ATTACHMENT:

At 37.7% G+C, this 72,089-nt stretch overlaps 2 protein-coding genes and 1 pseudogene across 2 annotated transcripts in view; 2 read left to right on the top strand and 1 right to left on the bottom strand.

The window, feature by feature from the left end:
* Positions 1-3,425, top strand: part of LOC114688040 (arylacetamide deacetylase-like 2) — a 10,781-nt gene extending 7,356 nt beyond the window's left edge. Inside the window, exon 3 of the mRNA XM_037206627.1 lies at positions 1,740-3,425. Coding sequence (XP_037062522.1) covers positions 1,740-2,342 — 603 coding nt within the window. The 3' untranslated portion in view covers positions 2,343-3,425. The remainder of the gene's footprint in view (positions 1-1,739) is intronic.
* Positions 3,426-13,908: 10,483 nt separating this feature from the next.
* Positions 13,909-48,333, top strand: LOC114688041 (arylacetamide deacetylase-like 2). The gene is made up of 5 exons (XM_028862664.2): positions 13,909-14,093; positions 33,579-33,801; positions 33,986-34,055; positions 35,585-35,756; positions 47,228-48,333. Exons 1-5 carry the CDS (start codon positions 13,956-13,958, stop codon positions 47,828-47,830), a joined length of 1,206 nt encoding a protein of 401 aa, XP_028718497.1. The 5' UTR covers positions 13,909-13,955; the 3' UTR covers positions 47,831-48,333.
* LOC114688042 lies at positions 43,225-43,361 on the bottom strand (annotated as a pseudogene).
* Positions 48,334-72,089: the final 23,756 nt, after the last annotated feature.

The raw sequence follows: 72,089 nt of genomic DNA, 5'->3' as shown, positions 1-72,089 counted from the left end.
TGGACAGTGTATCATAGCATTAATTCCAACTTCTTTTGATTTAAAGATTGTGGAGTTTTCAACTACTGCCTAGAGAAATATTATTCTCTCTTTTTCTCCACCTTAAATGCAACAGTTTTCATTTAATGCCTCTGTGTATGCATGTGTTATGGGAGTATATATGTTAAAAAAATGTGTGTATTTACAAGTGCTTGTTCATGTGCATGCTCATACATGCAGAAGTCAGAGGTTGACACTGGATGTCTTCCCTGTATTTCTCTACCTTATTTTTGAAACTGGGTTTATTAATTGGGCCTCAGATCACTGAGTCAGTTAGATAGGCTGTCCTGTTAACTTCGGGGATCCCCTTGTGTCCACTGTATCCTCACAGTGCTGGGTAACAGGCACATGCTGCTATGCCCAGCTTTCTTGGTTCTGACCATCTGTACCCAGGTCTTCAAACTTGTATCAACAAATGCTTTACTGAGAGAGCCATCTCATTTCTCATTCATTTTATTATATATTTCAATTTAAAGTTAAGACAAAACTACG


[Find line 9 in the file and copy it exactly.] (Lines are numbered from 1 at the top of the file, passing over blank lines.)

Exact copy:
TGGACAGTGTATCATAGCATTAATTCCAACTTCTTTTGATTTAAAGATTGTGGAGTTTTCAACTACTGCCTAGAGAAATATTATTCTCTCTTTTTCTCCACCTTAAATGCAACAGTTTTCATTTAATGCCTCTGTGTATGCATGTGTTATGGGAGTATATATGTTAAAAAAATGTGTGTATTTACAAGTGCTTGTTCATGTGCATGCTCATACATGCAGAAGTCAGAGGTTGACACTGGATGTCTTCCCTGTATTTCTCTACCTTATTTTTGAAACTGGGTTTATTAATTGGGCCTCAGATCACTGAGTCAGTTAGATAGGCTGTCCTGTTAACTTCGGGGATCCCCTTGTGTCCACTGTATCCTCACAGTGCTGGGTAACAGGCACATGCTGCTATGCCCAGCTTTCTTGGTTCTGACCATCTGTACCCAGGTCTTCAAACTTGTATCAACAAATGCTTTACTGAGAGAGCCATCTCATTTCTCATTCATTTTATTATATATTTCAATTTAAAGTTAAGACAAAACTACG